With the Indianisation of English, the new breed of speakers and writers is creating its own version of the language; sans elegance, sans structure, sans finer nuances.
In his book, The Fight for English, David Crystal says, “To many people in the middle decades of the 18th century, the language was seriously unwell. It was suffering from a raging disease of uncontrolled usage.”
Crystal is not really arguing for ‘standard' English or the ‘prescriptive' rules that, he says, a bunch of pedants laid for the usage of the language. Rather, he is arguing for the several languages English becomes in the hands of different people in different cultures.
However, the new generation of Indians speaking and writing in English today seems to have taken those words quite literally, leading to a complete deterioration of the art of speaking and writing. Why is it that if you speak about correct English today, you're immediately branded as an ‘elitist'?
English is no longer respected for its fluidity or nuances. If you belong to the ‘elitist' group of Indians, (i.e., you're particular about correct usage and grammar), you can send your child to a board that does teach them. Otherwise you have a problem with Indian English, not the rest of the country.
Does the problem lie right at school-level teaching? Over the years, English has been stripped to its skeleton, focusing more and more on function, and less and less on the finer points that exercise the intellect and enhance creativity.
It's a debatable issue whether the switch over from the structural approach to communicative has played villain, but most people agree that little attention is given to the art of creative writing these days.
Ever since the functional approach has taken over, thumbing its nose at grammar, syntax and structure are no longer vital. Worse, we encourage redundancies such as pleonasms and tautology, and lock essentials like sentence construction and punctuation into oblivion. It's a different matter when learners learn the rules first and then break them with their skill, creating something new and artistic.
“I don't think languages are given importance in our schools, which is a pity. It is made to seem as if information is all, and language isn't important to convey or learn it,” says Dr. G.J.V. Prasad, Chairperson, Centre for English Studies, Jawaharlal Nehru University. “There can be no education without a strong basis in language.”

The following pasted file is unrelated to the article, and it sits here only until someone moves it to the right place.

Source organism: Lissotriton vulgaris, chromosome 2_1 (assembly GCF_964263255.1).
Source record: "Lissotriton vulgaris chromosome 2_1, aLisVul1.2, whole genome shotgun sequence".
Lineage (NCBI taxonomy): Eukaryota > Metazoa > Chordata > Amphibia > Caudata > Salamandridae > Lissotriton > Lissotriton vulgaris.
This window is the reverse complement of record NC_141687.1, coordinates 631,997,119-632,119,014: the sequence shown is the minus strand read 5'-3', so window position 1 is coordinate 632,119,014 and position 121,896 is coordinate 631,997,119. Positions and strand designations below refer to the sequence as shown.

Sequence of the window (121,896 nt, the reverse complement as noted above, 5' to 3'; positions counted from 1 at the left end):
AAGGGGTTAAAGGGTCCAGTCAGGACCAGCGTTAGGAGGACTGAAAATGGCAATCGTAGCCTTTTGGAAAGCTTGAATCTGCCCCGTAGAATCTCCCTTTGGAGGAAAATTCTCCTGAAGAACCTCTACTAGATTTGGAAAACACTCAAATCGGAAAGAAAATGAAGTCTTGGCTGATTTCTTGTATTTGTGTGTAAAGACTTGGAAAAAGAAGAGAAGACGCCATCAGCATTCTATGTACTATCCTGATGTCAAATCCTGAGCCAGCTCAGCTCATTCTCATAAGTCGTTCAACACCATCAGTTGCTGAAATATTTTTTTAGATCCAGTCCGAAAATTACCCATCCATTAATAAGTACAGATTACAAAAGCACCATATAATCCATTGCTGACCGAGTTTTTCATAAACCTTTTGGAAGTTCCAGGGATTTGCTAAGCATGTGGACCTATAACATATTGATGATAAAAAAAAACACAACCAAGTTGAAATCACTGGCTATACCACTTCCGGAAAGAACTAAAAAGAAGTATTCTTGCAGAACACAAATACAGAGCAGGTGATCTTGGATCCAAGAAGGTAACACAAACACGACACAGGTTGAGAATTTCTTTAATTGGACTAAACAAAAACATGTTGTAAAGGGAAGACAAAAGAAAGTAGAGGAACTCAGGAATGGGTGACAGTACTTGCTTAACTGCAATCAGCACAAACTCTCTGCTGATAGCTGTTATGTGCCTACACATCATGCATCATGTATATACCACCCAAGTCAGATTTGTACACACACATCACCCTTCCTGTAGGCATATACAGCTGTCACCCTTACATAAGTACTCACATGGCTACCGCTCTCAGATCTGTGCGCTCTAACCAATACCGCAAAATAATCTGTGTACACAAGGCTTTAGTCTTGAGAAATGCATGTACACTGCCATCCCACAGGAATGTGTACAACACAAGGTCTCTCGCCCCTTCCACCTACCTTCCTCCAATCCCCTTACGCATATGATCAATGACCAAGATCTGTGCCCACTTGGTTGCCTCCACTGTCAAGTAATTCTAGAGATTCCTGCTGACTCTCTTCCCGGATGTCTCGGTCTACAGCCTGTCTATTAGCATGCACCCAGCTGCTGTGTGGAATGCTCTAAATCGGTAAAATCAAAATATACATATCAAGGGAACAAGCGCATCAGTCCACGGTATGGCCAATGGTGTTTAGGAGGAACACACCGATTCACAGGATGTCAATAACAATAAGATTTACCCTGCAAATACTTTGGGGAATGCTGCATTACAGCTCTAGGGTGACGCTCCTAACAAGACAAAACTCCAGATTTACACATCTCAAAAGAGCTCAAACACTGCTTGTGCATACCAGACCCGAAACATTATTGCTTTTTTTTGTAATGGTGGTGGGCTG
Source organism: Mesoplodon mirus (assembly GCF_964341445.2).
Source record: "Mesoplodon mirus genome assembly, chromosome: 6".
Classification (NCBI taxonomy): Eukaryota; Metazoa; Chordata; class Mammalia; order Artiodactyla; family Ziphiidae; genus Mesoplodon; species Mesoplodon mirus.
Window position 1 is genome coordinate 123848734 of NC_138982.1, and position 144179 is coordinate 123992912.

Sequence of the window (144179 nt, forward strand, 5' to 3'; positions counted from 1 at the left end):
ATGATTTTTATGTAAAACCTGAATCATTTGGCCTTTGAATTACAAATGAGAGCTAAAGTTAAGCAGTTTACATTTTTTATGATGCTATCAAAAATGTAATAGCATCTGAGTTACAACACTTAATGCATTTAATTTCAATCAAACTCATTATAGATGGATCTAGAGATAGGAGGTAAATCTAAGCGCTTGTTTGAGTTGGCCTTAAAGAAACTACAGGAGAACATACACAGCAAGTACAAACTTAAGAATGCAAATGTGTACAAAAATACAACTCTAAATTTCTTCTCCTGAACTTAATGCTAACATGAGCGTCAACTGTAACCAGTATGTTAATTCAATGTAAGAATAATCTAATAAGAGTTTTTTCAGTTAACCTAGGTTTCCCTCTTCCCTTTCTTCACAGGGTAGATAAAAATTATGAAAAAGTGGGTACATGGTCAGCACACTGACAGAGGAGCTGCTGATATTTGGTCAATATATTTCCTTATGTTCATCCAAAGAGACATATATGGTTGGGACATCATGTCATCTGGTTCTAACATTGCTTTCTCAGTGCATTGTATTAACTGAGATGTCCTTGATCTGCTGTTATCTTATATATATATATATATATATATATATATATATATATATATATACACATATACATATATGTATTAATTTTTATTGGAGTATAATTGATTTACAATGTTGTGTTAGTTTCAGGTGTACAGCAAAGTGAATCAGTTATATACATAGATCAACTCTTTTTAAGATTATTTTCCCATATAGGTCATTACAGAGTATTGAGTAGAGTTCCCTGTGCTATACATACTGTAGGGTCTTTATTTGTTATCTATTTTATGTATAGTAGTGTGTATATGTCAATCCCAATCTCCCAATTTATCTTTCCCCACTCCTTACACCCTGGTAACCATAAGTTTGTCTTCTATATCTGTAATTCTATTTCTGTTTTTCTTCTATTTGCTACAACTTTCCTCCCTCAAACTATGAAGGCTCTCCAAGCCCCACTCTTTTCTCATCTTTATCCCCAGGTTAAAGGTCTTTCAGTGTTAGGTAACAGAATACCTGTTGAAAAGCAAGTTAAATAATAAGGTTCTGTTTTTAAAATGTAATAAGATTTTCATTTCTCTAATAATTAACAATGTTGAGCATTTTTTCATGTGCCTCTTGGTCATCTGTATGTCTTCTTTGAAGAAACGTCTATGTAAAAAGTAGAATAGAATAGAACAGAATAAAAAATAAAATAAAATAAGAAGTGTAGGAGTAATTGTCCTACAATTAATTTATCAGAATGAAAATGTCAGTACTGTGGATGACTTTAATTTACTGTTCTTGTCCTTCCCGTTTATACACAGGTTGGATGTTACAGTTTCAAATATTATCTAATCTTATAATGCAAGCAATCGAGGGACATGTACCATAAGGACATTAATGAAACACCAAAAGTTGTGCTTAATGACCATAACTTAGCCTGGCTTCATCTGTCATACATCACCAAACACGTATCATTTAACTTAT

The schools go easy on English due to the heavy syllabus. Is it surprising that we eventually manufacture unthinking semi-automatons, who can only react arrogantly to what they do not know and haven't learnt to value?
Dorothy Tressler, director, Somerville schools, says, “We teach classes consisting of more than 40 students. The traditional methods worked well for large classes.”
Vivek Govil, president, Pearson Education, India, says, “My concern is that we are teaching the same courses to children regardless of whether English is a native language, second language, or a foreign language. This will be an even larger issue when the Right to Education Act comes into play, and you have less homogeneous groups in school.”
English is suffering at various levels and this is, perhaps, the first casualty.
Dr. Mita Bose, professor of English, Delhi University, believes that English cannot be taught either by trying to drill rules into the students, or by switching over to functional English. “Once you've explained the rules, you need to teach them to look out for them while they read, speak, or hear the language.”
The functional approach is, perhaps, also responsible for the ‘Indianisation' of English. It justifies all the errors that these speakers or writers in English make. Instead of accepting a mistake and correcting it, they brazenly defend themselves using ‘Indian English' as their breastplate.